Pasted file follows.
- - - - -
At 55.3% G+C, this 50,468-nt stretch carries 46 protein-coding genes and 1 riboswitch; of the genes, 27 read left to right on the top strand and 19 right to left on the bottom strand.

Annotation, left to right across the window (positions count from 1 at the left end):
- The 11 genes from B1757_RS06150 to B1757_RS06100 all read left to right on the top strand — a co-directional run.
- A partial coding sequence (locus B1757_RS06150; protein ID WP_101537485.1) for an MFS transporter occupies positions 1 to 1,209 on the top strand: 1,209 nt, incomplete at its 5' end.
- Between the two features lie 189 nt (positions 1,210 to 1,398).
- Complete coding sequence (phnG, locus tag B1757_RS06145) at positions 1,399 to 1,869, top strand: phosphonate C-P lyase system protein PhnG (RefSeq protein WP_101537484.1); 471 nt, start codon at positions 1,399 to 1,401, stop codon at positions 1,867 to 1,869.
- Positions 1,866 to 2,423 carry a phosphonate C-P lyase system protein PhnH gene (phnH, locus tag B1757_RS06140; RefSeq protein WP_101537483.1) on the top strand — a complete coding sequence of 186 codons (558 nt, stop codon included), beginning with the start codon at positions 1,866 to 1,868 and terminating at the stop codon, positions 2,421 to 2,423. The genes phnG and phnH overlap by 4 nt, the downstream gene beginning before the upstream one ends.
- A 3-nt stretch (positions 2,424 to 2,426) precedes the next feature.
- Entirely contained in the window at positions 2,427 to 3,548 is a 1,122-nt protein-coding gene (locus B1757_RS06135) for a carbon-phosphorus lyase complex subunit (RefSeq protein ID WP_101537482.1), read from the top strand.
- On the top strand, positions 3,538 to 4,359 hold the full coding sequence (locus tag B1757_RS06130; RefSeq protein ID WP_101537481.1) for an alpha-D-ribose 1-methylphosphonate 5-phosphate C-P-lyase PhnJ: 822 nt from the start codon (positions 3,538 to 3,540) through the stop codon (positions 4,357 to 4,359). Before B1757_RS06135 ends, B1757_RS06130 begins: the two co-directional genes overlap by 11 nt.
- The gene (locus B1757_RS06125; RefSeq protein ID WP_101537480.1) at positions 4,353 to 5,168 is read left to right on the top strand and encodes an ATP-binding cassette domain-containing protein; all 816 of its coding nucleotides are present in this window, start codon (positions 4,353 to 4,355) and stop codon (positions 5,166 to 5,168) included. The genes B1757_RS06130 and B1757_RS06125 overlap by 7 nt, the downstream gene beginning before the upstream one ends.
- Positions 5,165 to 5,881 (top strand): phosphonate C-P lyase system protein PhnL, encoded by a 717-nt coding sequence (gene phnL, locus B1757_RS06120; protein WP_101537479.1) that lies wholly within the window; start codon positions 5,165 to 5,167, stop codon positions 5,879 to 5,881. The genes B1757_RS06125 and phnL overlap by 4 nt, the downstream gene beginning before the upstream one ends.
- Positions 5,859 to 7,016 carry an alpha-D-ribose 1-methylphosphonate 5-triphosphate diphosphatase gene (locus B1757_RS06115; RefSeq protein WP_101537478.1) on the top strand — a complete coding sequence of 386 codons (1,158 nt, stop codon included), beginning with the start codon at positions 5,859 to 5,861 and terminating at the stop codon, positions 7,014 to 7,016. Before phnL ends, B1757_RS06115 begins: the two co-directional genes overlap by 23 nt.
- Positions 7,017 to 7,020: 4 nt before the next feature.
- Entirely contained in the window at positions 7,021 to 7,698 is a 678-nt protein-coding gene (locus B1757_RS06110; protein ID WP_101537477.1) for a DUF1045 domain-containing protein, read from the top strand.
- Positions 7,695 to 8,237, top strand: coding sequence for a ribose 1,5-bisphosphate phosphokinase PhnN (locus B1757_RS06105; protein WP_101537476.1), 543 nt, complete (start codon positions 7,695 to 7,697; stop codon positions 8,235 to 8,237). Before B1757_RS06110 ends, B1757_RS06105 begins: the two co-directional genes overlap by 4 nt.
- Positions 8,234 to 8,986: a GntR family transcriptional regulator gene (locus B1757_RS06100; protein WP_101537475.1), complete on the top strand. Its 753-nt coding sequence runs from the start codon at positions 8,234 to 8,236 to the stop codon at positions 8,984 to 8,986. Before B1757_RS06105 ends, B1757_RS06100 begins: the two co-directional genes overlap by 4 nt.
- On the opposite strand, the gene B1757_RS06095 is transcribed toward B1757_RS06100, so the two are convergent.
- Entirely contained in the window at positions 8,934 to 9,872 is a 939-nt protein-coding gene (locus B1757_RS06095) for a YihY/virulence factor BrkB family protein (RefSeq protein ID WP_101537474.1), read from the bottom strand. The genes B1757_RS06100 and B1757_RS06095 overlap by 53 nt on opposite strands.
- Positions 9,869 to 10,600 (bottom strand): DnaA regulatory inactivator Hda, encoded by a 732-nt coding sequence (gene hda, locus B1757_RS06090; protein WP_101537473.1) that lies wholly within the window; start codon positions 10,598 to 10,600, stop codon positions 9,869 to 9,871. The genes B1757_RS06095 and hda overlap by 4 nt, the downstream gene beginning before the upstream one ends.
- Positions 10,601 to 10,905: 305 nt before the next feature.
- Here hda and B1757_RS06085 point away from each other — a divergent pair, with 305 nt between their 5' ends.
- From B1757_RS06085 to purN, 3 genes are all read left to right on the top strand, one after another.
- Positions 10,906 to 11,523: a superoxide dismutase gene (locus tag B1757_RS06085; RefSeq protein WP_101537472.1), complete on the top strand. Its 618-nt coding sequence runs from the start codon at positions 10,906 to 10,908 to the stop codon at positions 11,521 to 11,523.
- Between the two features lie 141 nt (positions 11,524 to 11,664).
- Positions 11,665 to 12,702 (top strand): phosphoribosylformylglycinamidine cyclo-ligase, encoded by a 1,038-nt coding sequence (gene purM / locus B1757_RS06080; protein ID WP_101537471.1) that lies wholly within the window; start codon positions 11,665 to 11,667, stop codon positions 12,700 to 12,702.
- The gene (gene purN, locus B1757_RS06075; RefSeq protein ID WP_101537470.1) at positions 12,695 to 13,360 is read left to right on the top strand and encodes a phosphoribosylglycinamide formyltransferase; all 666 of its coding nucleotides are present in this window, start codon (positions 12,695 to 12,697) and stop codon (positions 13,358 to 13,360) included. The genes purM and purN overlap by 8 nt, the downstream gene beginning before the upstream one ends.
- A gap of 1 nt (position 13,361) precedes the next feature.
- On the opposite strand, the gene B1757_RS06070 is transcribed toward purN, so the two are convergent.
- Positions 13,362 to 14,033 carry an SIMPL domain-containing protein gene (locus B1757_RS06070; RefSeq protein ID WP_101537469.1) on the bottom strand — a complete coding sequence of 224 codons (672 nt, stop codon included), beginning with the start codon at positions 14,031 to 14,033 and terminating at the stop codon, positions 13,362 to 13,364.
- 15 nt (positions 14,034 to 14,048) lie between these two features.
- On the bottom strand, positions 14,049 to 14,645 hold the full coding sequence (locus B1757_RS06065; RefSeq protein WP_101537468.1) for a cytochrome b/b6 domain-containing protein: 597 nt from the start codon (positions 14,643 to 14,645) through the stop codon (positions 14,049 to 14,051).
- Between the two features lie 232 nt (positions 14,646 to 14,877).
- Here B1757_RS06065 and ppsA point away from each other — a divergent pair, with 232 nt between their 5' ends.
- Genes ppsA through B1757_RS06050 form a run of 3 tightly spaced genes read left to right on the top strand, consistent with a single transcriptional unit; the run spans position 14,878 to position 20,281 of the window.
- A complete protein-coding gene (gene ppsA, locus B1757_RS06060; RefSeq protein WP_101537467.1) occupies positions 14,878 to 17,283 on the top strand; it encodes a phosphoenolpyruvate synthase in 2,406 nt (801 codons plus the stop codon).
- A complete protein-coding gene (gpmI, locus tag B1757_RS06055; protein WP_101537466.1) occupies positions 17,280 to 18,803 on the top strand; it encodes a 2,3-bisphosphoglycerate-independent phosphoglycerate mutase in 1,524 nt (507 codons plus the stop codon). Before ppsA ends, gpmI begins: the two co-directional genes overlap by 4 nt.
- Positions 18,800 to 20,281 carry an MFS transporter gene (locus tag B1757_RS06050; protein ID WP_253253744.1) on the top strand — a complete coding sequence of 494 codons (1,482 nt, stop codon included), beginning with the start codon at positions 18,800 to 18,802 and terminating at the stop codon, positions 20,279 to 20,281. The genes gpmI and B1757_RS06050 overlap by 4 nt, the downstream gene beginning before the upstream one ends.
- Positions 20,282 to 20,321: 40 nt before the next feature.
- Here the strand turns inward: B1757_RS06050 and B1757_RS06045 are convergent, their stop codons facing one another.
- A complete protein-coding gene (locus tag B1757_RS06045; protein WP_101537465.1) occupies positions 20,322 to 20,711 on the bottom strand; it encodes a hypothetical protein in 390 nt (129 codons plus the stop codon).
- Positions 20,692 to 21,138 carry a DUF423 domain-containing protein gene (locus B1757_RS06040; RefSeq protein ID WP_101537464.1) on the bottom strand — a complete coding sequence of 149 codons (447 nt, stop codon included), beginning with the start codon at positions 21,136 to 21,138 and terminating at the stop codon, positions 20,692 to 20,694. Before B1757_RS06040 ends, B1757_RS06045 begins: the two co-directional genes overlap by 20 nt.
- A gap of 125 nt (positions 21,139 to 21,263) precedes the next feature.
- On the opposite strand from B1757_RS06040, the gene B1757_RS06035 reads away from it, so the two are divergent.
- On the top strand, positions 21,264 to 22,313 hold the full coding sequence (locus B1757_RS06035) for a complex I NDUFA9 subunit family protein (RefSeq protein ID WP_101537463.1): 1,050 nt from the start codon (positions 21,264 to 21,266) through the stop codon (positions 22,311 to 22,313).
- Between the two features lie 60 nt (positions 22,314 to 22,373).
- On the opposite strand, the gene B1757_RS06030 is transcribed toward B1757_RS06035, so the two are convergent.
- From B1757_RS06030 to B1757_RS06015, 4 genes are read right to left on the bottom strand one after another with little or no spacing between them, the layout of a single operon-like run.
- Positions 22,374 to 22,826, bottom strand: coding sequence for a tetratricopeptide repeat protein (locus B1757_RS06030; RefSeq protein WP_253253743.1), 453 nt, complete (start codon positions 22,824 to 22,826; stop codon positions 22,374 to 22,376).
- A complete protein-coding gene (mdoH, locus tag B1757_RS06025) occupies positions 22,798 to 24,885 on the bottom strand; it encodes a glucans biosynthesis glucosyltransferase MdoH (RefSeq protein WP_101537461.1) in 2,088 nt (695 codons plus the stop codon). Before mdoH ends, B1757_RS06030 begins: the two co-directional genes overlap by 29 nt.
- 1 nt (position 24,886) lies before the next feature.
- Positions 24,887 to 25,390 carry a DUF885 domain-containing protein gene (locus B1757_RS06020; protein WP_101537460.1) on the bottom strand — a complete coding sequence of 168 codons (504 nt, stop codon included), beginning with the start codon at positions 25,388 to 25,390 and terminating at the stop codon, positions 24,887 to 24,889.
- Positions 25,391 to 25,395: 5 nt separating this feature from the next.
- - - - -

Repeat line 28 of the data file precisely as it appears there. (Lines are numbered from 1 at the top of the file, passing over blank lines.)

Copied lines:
- A gap of 1 nt (position 13,361) precedes the next feature.